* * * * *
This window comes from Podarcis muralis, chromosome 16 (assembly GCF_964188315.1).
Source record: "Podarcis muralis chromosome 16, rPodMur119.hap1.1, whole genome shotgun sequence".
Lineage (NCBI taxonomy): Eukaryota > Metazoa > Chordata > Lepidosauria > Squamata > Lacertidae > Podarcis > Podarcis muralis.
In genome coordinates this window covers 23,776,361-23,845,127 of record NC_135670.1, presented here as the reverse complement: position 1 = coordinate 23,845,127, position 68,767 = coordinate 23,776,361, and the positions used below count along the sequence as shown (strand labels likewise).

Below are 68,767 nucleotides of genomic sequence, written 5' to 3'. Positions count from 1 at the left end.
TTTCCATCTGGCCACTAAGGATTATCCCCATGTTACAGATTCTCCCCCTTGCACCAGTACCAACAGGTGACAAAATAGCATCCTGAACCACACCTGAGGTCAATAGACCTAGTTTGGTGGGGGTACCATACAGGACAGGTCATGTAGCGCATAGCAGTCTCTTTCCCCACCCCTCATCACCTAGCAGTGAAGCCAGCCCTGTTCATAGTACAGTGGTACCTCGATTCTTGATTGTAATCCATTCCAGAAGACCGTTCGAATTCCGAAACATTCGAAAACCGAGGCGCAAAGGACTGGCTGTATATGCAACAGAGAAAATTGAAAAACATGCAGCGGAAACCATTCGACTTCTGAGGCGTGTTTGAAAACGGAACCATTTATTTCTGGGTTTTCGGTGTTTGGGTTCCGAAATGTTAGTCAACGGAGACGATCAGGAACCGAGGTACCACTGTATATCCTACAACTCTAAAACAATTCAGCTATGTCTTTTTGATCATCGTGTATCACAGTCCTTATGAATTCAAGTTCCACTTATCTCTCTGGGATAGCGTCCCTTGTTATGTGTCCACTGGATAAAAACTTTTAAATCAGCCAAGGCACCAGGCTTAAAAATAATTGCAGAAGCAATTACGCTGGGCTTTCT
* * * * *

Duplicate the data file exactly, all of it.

This window comes from Podarcis muralis, chromosome 16 (assembly GCF_964188315.1).
Source record: "Podarcis muralis chromosome 16, rPodMur119.hap1.1, whole genome shotgun sequence".
Lineage (NCBI taxonomy): Eukaryota > Metazoa > Chordata > Lepidosauria > Squamata > Lacertidae > Podarcis > Podarcis muralis.
In genome coordinates this window covers 23,776,361-23,845,127 of record NC_135670.1, presented here as the reverse complement: position 1 = coordinate 23,845,127, position 68,767 = coordinate 23,776,361, and the positions used below count along the sequence as shown (strand labels likewise).

Below are 68,767 nucleotides of genomic sequence, written 5' to 3'. Positions count from 1 at the left end.
TTTCCATCTGGCCACTAAGGATTATCCCCATGTTACAGATTCTCCCCCTTGCACCAGTACCAACAGGTGACAAAATAGCATCCTGAACCACACCTGAGGTCAATAGACCTAGTTTGGTGGGGGTACCATACAGGACAGGTCATGTAGCGCATAGCAGTCTCTTTCCCCACCCCTCATCACCTAGCAGTGAAGCCAGCCCTGTTCATAGTACAGTGGTACCTCGATTCTTGATTGTAATCCATTCCAGAAGACCGTTCGAATTCCGAAACATTCGAAAACCGAGGCGCAAAGGACTGGCTGTATATGCAACAGAGAAAATTGAAAAACATGCAGCGGAAACCATTCGACTTCTGAGGCGTGTTTGAAAACGGAACCATTTATTTCTGGGTTTTCGGTGTTTGGGTTCCGAAATGTTAGTCAACGGAGACGATCAGGAACCGAGGTACCACTGTATATCCTACAACTCTAAAACAATTCAGCTATGTCTTTTTGATCATCGTGTATCACAGTCCTTATGAATTCAAGTTCCACTTATCTCTCTGGGATAGCGTCCCTTGTTATGTGTCCACTGGATAAAAACTTTTAAATCAGCCAAGGCACCAGGCTTAAAAATAATTGCAGAAGCAATTACGCTGGGCTTTCT